ACCC takes business directory ABG Pages to court over claims small businesses were misled and pressured into signing contracts

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The Australian Competition and Consumer Commission has initiated proceedings in the Federal Court against business directory service provider ABG Pages, which the watchdog alleges made false and misleading representations and engaged in unconscionable conduct when dealing with small businesses.

ABG Pages offers an online business directory service to Australian clients, many of whom are small business owners. Business can pay a fee to the business for basic ad listings, display ads and services like promotional blogs.

The ACCC claims SMEs have been paying significant amounts of money to the company for services that are of little value and that ABG Pages misled businesses about the total number and price of contracts they had entered into. The company is also accused of refusing to cancel contracts with small businesses and using high pressure sales tactics.

The court action is against ABG Pages Pty Ltd and an unnamed individual, with the ACCC seeking penalties, declarations, injunctions, a disqualification order against the individual, findings of fact, corrective notices and costs.

“The ACCC alleges that the conduct of ABG Pages resulted in a number of small businesses paying significant amounts of money to ABG Pages for advertising they did not want,” ACCC deputy chair Dr Michael Schaper said.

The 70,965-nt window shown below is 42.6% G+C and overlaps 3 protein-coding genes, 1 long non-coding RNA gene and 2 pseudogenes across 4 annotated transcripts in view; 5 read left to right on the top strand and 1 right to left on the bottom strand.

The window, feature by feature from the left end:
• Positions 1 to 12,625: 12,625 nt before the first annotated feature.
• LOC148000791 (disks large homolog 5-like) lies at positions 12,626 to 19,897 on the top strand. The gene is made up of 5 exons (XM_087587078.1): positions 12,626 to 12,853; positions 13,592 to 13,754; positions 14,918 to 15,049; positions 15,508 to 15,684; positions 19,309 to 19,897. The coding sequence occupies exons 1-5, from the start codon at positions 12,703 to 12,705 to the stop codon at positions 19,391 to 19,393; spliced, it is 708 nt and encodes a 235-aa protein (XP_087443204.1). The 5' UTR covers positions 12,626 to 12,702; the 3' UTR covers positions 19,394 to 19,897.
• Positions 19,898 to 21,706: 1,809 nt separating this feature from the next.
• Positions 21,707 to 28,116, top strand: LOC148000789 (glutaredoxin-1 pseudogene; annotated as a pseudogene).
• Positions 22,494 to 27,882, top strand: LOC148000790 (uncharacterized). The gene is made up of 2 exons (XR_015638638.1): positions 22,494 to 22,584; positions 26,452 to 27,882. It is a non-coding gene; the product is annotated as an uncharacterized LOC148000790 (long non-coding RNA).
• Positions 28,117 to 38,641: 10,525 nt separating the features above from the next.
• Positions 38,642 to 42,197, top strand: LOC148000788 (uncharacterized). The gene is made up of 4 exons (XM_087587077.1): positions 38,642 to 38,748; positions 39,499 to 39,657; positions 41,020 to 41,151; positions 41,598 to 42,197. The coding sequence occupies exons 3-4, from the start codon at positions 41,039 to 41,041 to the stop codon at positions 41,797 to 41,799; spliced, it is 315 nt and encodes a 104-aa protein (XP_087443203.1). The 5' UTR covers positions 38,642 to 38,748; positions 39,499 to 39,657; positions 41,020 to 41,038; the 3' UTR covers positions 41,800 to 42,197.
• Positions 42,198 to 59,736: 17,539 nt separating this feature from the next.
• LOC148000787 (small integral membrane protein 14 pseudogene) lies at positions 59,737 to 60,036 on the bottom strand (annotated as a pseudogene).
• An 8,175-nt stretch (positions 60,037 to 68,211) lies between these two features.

Schaper told SmartCompany small businesses need to take care when selecting advertising and marketing services, particularly if they’re on the lookout for an affordable option or to support a new operator.

“On the one hand, every small business wants to offer a new business an opportunity as well, but not if you’re not going to get the service and if you’re losing the money,” Schaper says.

“Before you engage anyone, talk to other people you know—word-of-mouth is tremendously powerful in this. Just double check, use a bit of caution.”

If business owners do run into trouble with any provider who fails to do what they said they would, it’s important to speak up so that regulatory bodies like the ACCC can find patterns of behaviour and consider taking action, Schaper says.

“If you do have a bad experience, let industry bodies know,” he says.

SmartCompany contacted ABG Pages for comment on the case but did not receive a response prior to publication.

Clarity is key

Principal at Ampersand Legal Narissa Corrigan says when selling services like marketing or advertising the same requirements apply as other services—businesses must tell the truth.

“It comes back to the usual position that when you are selling something and promoting good and services to consumers, you have to make sure what you’re saying is not misleading in any way,” Corrigan says.

When providing a service that has potential additional ad-ons or extras, it’s important to be clear with customers about their options and remove any ambiguity around what they’re paying for. Having this clearly outlined will avoid problems later, Corrigan says.

“You can always change what the relationship is, but always contact the consumer. If you notify the consumer then that’s going to help to undo any potential [problems],” she says.

“Everything you do needs to be truthful – and the customer needs to know what they’re buying.”

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Emma Koehn is SmartCompany’s senior journalist.

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  • frustrated…

    yeh, mypets.net.au better be next – they are doing the same thing, yet the ACCC hasn’t acted?